People say we have something for everybody, and we do,” Bruce Hoffman says while taking me around the Road Show, the 9,000-square-foot Roseville store he owns and operates with his wife, Shelly, and their three sons — Jacob, 39, Josh, 34, and Jarrett, 28.
A young woman in a quirky yellow skirt and T-shirt approaches. “That’s Angela. She takes care of my animals,” he says.
The two discuss numbers and prices of incoming inventory of live bearded dragons, crested geckos and tarantulas. They also carry a variety of snakes, rabbits, turtles and hedgehogs, many of which are bred on-site. Hoffman donates animals to be auctioned off at congregation Temple Shir Shalom’s annual Purim carnival, where they attend services.
Before opening the Road Show in the ’80s, Hoffman, a resident of Bloomfield Hills, co-owned Tobacco Road in Firemill Village in Southfield throughout the ’70s. “It was basically a head shop with lava lamps and incense,” he says.
The Road Show has “stock that appeals to an all-ages hippie sort of sect,” Hoffman says. “My idea was to have a big store with a little bit of everything. We have jewelry, we have unique gifts, we have clothing, we have home decor. You can see the store is just amazing as far as the quantity and the quality of our merchandise. It covers the spectrum.”
He points out handmade, stained-glass lamps from Turkey, hanging silk lanterns from Vietnam and clothing from Nepal. Jarrett, who started working at the store at the beginning of 2016, oversees the metaphysical selections. Currently one of their most popular areas, it has everything from salt lamps to singing bowls to sacred geometry talismans, as well as an extensive collection of healing stones.
Something of a Spencer’s Gifts on steroids, Hoffman’s store carries all sorts of oddities and novelties, as well as nostalgia-inducing items. You can find Beatles, Elvis and Marilyn Monroe memorabilia, made-in-Detroit merchandise, tapestries, posters, patches, stickers and body jewelry.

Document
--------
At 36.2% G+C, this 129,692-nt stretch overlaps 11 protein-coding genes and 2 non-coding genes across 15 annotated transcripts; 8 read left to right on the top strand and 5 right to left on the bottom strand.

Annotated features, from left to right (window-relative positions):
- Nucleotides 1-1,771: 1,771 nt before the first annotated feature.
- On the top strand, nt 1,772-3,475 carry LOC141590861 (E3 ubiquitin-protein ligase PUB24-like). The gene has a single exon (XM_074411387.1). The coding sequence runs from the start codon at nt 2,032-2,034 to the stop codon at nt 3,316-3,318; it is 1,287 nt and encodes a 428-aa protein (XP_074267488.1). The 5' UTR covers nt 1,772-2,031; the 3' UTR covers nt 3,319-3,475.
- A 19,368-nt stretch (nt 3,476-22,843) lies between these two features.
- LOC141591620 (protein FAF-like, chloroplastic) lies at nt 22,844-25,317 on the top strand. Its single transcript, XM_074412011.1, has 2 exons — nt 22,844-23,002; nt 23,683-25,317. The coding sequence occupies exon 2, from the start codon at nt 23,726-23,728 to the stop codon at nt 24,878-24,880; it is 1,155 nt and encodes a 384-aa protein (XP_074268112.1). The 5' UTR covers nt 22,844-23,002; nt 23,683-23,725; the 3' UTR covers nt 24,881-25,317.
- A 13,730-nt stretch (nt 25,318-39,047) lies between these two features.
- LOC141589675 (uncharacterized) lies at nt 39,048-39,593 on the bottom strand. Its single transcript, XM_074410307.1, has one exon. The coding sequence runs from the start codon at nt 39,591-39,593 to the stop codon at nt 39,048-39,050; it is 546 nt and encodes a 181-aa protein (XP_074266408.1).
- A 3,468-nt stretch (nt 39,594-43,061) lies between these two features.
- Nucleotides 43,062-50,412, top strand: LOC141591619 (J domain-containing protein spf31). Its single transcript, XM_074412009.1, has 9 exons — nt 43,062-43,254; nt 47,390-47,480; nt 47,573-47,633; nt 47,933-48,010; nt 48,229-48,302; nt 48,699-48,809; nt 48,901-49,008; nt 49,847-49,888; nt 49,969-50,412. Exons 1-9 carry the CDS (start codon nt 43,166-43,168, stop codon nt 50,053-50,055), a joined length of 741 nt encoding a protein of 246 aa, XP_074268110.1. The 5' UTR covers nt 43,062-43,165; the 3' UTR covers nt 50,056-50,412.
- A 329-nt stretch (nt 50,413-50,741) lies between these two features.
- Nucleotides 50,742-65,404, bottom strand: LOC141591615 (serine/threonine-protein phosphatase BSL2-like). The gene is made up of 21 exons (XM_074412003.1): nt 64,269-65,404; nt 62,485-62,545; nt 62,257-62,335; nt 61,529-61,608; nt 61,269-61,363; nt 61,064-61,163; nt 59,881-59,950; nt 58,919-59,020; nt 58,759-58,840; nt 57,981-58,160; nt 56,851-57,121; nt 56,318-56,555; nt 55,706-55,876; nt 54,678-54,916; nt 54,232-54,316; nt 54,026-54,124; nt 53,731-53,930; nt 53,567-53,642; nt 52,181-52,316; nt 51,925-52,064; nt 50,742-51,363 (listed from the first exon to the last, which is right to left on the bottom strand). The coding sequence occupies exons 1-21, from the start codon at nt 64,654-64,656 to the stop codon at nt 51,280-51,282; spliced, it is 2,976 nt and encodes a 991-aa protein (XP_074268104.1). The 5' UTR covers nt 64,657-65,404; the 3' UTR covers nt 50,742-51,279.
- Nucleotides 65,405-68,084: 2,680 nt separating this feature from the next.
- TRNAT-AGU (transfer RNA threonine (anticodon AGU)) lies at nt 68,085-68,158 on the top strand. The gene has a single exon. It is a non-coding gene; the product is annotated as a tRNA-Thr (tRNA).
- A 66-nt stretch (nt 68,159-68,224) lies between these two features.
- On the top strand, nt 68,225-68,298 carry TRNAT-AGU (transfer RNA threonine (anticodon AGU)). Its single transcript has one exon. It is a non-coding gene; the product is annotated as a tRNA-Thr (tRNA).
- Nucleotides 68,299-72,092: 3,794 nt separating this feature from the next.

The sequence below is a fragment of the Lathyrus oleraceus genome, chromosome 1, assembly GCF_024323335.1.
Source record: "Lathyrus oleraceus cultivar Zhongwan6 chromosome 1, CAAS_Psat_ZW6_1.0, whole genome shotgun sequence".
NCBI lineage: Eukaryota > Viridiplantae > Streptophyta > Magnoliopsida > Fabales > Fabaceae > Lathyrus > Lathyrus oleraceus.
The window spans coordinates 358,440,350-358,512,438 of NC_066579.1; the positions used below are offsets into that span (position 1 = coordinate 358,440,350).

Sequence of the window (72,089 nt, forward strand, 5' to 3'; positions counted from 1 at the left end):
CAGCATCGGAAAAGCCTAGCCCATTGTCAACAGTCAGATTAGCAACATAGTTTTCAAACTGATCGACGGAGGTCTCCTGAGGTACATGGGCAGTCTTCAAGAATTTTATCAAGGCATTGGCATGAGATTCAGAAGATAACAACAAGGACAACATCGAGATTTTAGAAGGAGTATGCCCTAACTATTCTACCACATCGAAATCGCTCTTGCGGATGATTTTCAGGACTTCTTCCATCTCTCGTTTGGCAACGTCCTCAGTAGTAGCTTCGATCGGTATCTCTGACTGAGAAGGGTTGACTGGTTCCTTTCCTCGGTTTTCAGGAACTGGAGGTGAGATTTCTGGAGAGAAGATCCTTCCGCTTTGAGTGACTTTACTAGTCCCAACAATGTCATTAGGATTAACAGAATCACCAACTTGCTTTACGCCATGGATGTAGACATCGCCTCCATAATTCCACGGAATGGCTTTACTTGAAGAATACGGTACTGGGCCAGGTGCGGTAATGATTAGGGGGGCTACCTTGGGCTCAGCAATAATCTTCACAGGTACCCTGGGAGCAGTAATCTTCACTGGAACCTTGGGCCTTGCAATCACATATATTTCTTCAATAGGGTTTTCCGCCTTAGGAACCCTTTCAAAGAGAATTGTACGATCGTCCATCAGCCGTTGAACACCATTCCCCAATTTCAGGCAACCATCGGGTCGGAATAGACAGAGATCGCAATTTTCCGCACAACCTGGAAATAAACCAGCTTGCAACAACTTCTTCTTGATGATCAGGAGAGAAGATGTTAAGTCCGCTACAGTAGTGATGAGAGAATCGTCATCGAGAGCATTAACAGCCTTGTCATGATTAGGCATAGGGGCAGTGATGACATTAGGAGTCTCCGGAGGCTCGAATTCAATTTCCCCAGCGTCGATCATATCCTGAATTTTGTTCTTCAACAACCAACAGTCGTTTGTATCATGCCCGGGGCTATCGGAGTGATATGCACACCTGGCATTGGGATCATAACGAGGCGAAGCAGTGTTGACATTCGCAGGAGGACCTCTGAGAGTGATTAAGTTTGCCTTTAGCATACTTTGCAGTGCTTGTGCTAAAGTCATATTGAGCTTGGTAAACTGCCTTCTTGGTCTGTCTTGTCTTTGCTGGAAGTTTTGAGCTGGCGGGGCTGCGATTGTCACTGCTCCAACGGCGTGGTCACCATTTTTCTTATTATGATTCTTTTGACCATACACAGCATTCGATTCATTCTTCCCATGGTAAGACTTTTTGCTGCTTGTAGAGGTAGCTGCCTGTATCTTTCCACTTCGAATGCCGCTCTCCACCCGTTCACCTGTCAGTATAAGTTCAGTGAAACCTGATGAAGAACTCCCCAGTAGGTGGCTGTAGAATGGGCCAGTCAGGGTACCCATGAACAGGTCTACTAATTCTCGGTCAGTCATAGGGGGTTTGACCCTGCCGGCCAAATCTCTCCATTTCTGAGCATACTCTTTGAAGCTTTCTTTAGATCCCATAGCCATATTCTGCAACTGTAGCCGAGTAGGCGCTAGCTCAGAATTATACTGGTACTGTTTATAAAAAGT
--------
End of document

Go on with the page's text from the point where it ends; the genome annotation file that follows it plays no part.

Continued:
“A customer told me today, ‘If you can’t find something in here that you like, you don’t have any joy in your life,’” one of his employees shares.
“I have a saying: If we don’t have it, you don’t need it,” Hoffman adds.
Priding himself on the store’s achievement of bridging the generation gap, Hoffman tells me to look around: “There’s young, old — everybody shops here. That’s one of the unique things about my store. We have kids telling their parents about the store. We have parents telling their kids about the store, and they shop [here] together. When do you see teenagers come shopping with their folks?”
Parents who had black light posters in their rooms in the ’70s have seen the trend come back around with their children. He keeps them in a special black light room where the most in-store selfies are taken.
This inter-generational unity exists on both sides of Hoffman’s counter, as all three of his sons have come to work for him over the years.
“I get to see my kids just about every day,” he proudly says. “Not only is it nice to have them, but they’re good at what they do, so their input is so valuable.”
Referring to his son Josh as “mini me,” Hoffman says the store was “taken to the next level” after he came on in 2005 and took over much of the buying. Shelly, his wife of 35 years, picks out most of the women’s clothing.
“Nobody cares like your family. Nobody is devoted like your family,” he says. “I am so lucky and grateful to have my whole family contributing in making the Road Show one of the most dynamic and successful small businesses in Michigan.”
The Road Show is at 28500 Gratiot Ave. in Roseville. Call (586) 779-7623 for info.